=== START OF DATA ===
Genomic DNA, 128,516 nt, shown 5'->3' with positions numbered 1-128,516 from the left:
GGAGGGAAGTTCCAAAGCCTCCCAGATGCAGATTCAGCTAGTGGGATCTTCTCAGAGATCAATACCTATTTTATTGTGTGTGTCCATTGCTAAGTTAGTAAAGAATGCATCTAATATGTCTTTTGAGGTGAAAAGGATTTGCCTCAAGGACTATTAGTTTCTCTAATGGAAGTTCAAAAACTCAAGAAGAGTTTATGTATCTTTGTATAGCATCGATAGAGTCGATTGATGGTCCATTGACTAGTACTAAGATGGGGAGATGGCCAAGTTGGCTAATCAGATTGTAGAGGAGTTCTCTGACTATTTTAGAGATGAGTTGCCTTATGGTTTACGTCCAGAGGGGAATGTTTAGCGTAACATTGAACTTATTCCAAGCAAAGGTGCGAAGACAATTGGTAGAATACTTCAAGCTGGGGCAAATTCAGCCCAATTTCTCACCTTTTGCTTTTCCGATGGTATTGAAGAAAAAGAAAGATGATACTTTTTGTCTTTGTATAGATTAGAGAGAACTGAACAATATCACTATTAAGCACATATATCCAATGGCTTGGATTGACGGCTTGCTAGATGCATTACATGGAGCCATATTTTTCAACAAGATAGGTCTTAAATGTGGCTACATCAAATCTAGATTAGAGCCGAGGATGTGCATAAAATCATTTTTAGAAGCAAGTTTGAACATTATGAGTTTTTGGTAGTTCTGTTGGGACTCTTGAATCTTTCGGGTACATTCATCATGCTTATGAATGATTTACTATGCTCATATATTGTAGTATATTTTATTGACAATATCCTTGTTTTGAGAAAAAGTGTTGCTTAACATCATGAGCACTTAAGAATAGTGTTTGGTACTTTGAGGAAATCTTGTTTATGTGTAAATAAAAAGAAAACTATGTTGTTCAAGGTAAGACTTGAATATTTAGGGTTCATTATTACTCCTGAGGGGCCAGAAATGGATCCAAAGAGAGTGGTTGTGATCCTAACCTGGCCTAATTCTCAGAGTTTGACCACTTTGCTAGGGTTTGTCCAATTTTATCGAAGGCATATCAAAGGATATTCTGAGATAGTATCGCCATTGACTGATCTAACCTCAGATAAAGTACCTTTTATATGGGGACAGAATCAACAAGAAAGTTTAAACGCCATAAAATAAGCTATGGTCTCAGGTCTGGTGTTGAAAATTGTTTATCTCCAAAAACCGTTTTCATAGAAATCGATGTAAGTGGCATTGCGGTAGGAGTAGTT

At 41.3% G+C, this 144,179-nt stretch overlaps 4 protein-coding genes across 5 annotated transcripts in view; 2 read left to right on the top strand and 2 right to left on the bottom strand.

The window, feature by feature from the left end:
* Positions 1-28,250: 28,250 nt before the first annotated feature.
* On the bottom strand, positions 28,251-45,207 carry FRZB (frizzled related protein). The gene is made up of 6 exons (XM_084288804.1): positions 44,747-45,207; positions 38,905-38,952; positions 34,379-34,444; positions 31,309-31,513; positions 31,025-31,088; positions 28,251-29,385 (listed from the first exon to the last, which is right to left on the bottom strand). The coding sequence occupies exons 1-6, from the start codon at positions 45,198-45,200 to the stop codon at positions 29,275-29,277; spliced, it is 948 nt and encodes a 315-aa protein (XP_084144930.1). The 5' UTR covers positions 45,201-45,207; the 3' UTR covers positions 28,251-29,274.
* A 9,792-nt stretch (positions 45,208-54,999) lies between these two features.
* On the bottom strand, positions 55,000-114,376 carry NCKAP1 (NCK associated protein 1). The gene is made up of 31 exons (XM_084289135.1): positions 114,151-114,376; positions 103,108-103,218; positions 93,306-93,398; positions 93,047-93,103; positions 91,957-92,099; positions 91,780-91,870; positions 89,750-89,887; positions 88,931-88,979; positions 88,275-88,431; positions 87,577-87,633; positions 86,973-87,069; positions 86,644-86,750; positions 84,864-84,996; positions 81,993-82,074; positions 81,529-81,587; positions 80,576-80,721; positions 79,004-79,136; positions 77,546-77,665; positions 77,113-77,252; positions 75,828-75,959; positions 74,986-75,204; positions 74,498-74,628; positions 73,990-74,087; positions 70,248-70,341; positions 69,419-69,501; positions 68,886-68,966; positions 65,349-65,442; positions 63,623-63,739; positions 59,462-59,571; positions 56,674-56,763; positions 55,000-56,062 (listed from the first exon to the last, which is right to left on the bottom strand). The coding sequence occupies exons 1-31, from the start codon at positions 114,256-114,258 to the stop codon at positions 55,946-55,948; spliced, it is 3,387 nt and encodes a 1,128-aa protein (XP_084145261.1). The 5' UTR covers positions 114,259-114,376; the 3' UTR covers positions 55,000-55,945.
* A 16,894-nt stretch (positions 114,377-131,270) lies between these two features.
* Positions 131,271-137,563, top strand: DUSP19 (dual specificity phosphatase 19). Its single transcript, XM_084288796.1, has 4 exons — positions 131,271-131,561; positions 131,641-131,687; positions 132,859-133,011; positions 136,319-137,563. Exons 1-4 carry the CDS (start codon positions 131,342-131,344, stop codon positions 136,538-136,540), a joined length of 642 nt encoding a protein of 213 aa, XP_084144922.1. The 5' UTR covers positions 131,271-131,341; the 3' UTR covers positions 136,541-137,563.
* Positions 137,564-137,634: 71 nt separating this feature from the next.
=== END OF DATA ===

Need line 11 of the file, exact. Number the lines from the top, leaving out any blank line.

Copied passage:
* Positions 137,564-137,634: 71 nt separating this feature from the next.